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The Math Department 
Special Extra! Here's a link to another page that will thrill you with its astounding Web design! And it's
on.... magic squares!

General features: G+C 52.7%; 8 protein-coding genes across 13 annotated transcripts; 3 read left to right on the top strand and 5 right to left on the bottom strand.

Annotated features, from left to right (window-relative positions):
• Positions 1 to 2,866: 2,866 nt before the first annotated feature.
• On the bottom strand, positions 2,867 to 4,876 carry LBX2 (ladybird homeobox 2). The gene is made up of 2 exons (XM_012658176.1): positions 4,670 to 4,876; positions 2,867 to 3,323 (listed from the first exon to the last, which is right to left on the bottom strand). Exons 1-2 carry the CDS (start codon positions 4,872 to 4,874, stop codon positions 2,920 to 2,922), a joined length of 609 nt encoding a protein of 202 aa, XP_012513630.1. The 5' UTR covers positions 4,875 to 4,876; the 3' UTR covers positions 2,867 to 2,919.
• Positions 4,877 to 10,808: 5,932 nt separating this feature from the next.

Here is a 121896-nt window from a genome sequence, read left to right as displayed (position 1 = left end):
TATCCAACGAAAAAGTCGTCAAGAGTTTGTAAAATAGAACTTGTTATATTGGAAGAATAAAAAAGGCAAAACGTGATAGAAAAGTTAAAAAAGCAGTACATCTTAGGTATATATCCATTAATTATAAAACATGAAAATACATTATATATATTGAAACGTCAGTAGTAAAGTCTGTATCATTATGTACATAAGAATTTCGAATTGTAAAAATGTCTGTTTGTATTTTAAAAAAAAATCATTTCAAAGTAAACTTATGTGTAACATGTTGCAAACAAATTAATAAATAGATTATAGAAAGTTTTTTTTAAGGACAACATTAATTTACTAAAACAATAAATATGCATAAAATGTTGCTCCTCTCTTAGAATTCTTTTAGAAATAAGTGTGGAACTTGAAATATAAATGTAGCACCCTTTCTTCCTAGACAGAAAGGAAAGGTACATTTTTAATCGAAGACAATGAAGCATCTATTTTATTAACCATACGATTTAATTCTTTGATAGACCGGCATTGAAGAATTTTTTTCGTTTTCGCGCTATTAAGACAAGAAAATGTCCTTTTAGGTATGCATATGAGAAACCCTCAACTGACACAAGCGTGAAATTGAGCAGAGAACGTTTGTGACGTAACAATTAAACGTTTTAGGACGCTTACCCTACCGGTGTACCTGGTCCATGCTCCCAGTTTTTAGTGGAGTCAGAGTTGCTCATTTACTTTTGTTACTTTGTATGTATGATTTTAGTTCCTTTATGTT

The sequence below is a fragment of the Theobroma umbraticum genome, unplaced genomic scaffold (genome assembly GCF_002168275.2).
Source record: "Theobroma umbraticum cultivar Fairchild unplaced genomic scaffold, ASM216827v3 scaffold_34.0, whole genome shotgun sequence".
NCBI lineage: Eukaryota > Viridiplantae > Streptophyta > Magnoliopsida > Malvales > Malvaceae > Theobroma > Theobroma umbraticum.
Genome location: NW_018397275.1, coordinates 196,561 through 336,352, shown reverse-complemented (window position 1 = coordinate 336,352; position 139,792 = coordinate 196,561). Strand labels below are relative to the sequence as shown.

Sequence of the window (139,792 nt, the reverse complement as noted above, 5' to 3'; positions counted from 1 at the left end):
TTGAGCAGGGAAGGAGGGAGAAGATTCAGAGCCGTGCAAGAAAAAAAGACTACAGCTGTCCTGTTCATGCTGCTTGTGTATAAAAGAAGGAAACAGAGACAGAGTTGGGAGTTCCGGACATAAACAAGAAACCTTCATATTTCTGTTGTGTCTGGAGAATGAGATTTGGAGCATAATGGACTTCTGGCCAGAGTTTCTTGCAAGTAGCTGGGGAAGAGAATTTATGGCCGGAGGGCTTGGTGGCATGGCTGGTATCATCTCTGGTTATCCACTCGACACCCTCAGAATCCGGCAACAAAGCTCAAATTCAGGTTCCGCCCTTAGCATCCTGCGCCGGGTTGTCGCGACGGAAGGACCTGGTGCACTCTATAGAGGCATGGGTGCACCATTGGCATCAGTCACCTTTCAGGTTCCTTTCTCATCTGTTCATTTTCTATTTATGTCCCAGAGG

Magic squares – matrices of numbers whose rows, columns and full diagonals all sum to the same number – have been objects of study for centuries. The name “magic” stems from their use in ancient and medieval times, as they were engraved on talismans as charms. They were also used in divination; the sixteenth century numerologist Cornelius Agrippa attributed a magic square to each of the planets. Magic squares have fascinated many people over the centuries, including some famous historical figures. For example, Benjamin Franklin composed dozens of ingenious magic squares in his lifetime, many of large size and which had many ways to obtain the magic sum. He once boasted to a friend that he could construct his giant magic squares as quickly as he could write them down. We can do more or less that, also, for over the centuries there have been discovered many methods for constructing magic squares. The most direct is simply to give the individual elements in the square names, set up a system of simultaneous linear equations representing the desired sums, and solve the system. Of course, this method is unwieldy, computationally difficult, and although it can produce formulas for a fixed size magic square, it is not easy to generalize to other sizes. Simpler and more general methods are known. The De La Loubere procedure for magic squares with an odd number of elements is one that has been known to European mathematicians for centuries, and which was known in the Far East in antiquity. It proceeds like this: 1 is placed in the center square of the first row. 2 is placed in the square one above and to the right of 1 (wrapping around the edges of the square as needed.) 3 is placed in the square diagonally above and to the right of 2, and so on, until we reach n. The square one above and to the right of n will be occupied by 1, as we have crossed the entire square in this fashion. We then place (n+1) in the space just below n, and then proceed as we did before: (n+2) goes above and to the right of (n+1), and so on. It is clear that we can fill the square doing these moves, but is it true that we have generated a magic square? It does not take any mystical arts to prove it: consider any column of the square we have formed. If an entry in this column is i, and not the largest, then the entry below it is either (i+n+1) or 1. This means that, in any given column of the square, there is exactly one element in the column congruent to 1 modulus n, exactly one element congruent to 2 modulus n, etc. Now, notice that, for the element in the column j congruent to k modulus n, k nonzero, the element just above and to the right is (j+1). There are (n1) such elements, hence the column to the right has a sum (n1) greater than this column, considering only these elements. Though what of the single element l in the column divisible by n? The element above and to the right of l was the beginning of the diagonal (this is where we had to drop down one in constructing the square.) Hence it contains (ln+1) – which exactly offsets the (n1) advantage gained in comparing the other elements of the column. So adjacent columns have the same sum, and so all columns of the square have the same sum. Now we show the row sums are equal. Essentially, we can use the same argument that we used for the columns. The only change is that the difference between adjacent elements in a row is either 2 or (n+2) – but since n is odd, n is relatively prime to both numbers; hence we still have the same results. Since the sum of all the rows equals the sum of all the columns, and their number is the same, we also have that the sum of each row equals the sum of each column. All diagonals running down and right (allowing wraparound) in our square have the same sum, again by a similar argument (in this case, we compare differences between adjacent diagonals.) And the other main diagonal is easy, since it always contains the consecutive integers from (n^{2} – n + 2)/2 to (n^{2} + n)/2, and their sum is the correct magic sum. So we can see that the De La Loubere method for generating odd order magic squares works. Constructing even magic squares is more difficult. Indeed, the 2 x 2 case is a little strange, as we will see later. Most methods given for constructing even order magic squares separate the case where n = 4k and n = 4k+2; a general method for constructing even order magic squares and cubes is given in http://www.snaffles.demon.co.uk/misc.html. We have been considering “pure” n x n magic squares, that is, magic squares that use each integer from 1 to n^{2} exactly once. In such a square, the magic sum is easy to obtain: since the sum of the elements is (n^{4}+ n^{2})/2, and each of the n rows has the same sum, the sum of each row is (n^{4}+ n^{2})/2 n = (n^{3}+ n)/2. Except for the 1by1 case, one cannot construct a pure magic square with the property that the product of each of the rows and columns in the same number. The proof of this is simple: let us consider what the magic product would be. The product of all elements in the n x n square is of course (n^{2})!; this means that the magic product would have to be (n^{2})!^{1/n}. But for n > 1, (n^{2})!^{1/n} is not an integer. This follows simply from the observation that if (n^{2})!^{1/n} is an integer, it can be factored as the product of primes, each of which is raised to a power divisible by n. But there are certainly primes in the factorization of (n^{2})! that have exponent 1 – this follows easily by an application of Tchebychev’s theorem. We know that n does not divide 1, if n > 1. Since the supposed magic product is never an integer, it cannot be (except in the trivial 1 x 1 case) that there are multiplicative magic squares using the integers from 1 to n^{2} exactly once. Although multiplicative n x n magic squares are impossible to construct using the consecutive integers 1 to n^{2}, it is easy to construct a multiplicative magic square from any additive magic square. Simply fix a base b. Then, if we have x_{ij} = a in the additive magic square, set the element y_{ij} = b^{a} in the new magic square. Then, if the original square had the magic sum S, the new square will have the magic product b^{S}. Notice that if b = 0 or b = 1, you will obtain a magic square that is (trivially) both multiplicative and additive. If b = 0, you not only have this, but the magic sum and the magic product are equal. Going further with the multiplicative magic square, let us consider the 2 x 2 case. We desire the difference between the two diagonal products to be 0. But recall that this difference is just the determinant of the 2 x 2 matrix of the magic square; hence we know that our columns are linearly dependent – that is, since there are only two of them, they are multiples of each other. Since we want the column products to be equal, we must have that the columns are identical. Similarly, we see that the two rows are identical, and hence the only 2 x 2 multiplicative magic squares are constant magic squares. But remember the funny 2 x 2 additive magic square case? Once we construct such a magic square, by our previous discussion, we could create a multiplicative magic square from it, using the base method I outlined above. But, if we use a base b > 1, such a magic square would not be constant unless the original additive magic square was constant. Hence, we have a proof that the only additive 2 x 2 magic squares are constant. Although the principal characteristics of a magic square are the equality of its row, column, and main diagonal sums, magic squares with additional special properties have often been studied; for example, magic squares containing only prime numbers are discussed in http://www.pse.che.tohoku.ac.jp/~msuzuki/PrimeMagicSquares.pdf, and http://www.geocities.com/~harveyh/magicsquare.htm provides a superb resource with examples of some exceptional magic squares. Recreational mathematicians expand the concept of magic squares to higher dimensions, creating magic cubes and magic tesseracts, as well as other magic shapes. The number of variations on the theme seems to be limitless, and the supply of tantalizing patterns to discover inexhaustible; hence, the magic square and its relatives continue to provide pleasurable diversions for the mathematically minded everywhere.